Stacking shelves is simple, right? Actually, it’s not. Without information on the height and width of cartons, their weight or how they stack, it would be impossible.

And that’s just one area where data plays a backstage yet vital role. It underpins each part of the process - from the manufacturer specifying the weight of their product for transportation, to the supermarket website detailing what ingredients are in its vegan curry.

But data quality, or lack of it, has long been a problem. The lack of standardisation means every brand and retailer does things slightly differently, which can adversely affect everyone in the supply chain. For example, if NPD has a different description on the delivery note than it does on the original order, retailers might send it back in error - delaying its launch on the shelves. Similarly, a lack of standards on nutritional information and dietary data can result in a void of product information on a retailer’s site. And who is going to buy a product if they don’t know what’s in it?

The challenges are only getting more complex with the rise of online grocery: even at the same retailer, the online team needs measurements to fill delivery vans and stores want a different set to stack the shelves. Altogether, the data dilemma is estimated to equate to £2bn of missed sales.

Creating a digital DNA for the supply chain

GS1 wants to ensure there is a ‘digital DNA’ for all products that can be used throughout the supply chain - from grower to manufacturer, to retailer and consumer. This will give standardised information on the product including size and nutritional information.

Barcode creator GS1 UK says there is no sign of the situation improving. So last week, it brought together 80% of the UK retail grocery market to form a Retail Grocery Advisory Board with the primary aim of improving data quality. The big four are on board, as are the Co-op, Waitrose, Ocado, Dairy Crest, Müller, Mondelez, Kellogg’s, Nestle, Coca-Cola, Pepsi, Unilever and P&G. And two grocery heavyweights are co-chairs: Tesco commercial director George Wright and Unilever UK & Ireland customer director Richard Sadler, reflecting retailer and supplier interests.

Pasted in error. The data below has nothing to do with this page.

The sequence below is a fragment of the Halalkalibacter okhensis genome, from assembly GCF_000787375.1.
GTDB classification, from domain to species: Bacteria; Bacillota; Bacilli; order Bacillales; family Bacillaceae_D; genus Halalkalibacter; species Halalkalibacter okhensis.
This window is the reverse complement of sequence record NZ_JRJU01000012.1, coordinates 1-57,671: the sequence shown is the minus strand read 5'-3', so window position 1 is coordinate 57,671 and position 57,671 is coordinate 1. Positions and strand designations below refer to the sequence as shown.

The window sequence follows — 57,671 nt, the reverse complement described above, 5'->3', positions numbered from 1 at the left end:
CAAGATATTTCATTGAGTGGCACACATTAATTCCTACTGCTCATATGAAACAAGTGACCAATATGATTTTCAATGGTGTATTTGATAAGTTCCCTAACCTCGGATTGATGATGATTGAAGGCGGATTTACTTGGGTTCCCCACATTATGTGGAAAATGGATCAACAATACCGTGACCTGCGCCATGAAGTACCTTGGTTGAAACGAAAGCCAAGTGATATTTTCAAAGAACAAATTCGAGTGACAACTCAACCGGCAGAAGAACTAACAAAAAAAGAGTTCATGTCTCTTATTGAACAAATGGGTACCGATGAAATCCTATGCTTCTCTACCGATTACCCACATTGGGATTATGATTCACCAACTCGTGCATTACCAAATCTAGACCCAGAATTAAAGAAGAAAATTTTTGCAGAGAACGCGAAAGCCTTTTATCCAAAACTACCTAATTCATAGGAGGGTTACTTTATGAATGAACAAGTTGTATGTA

It sounds impressive, yet GS1 UK has tried before to solve the conundrum of data uniformity and it admits not much has changed. So why will this initiative be any better? What are its goals and how will it achieve them?

The two main aims of the group are to create a ‘digital DNA’ and ‘perfect order’, solutions that GS1 has been working on over the past year. Put simply, the ‘digital DNA’ will be a standardised set of information used across the supply chain. This will cover each aspect of the product including the size, ingredients and allergen information. The ‘perfect order’ is about ensuring standard practice for delivering across the supply chain that sets out the information expected at each stage of the process.

These aren’t revolutionary ideas, but what is different this time is the sheer number of big names on the project. GS1’s CEO Gary Lynch says this shows collaboration is more important than ever. The £2bn number is focusing minds acutely. And digital is dictating the pace: everyone wants to maximise online sales but without the right data in the right form they won’t keep existing customers, never mind entice new ones.

Tim Reay, head of grocery at digital commerce provider Salmon and a 15-year e-commerce veteran from Sainsbury’s, confirms the sense of urgency in the industry. “The major issue is quality, plain and simple.” He says the lack of uniformly accessible information stymies online personalisation, and manufacturers who don’t supply information to retailers in a usable way also “risk missing out with a growing customer segment”.

GS1’s marketing development manager Ian Walters hopes the broad reach of the advisory board will finally crack the problem. “There’s lots of passion when these guys get together.” And the promise of £2bn in extra sales may just be the incentive they need.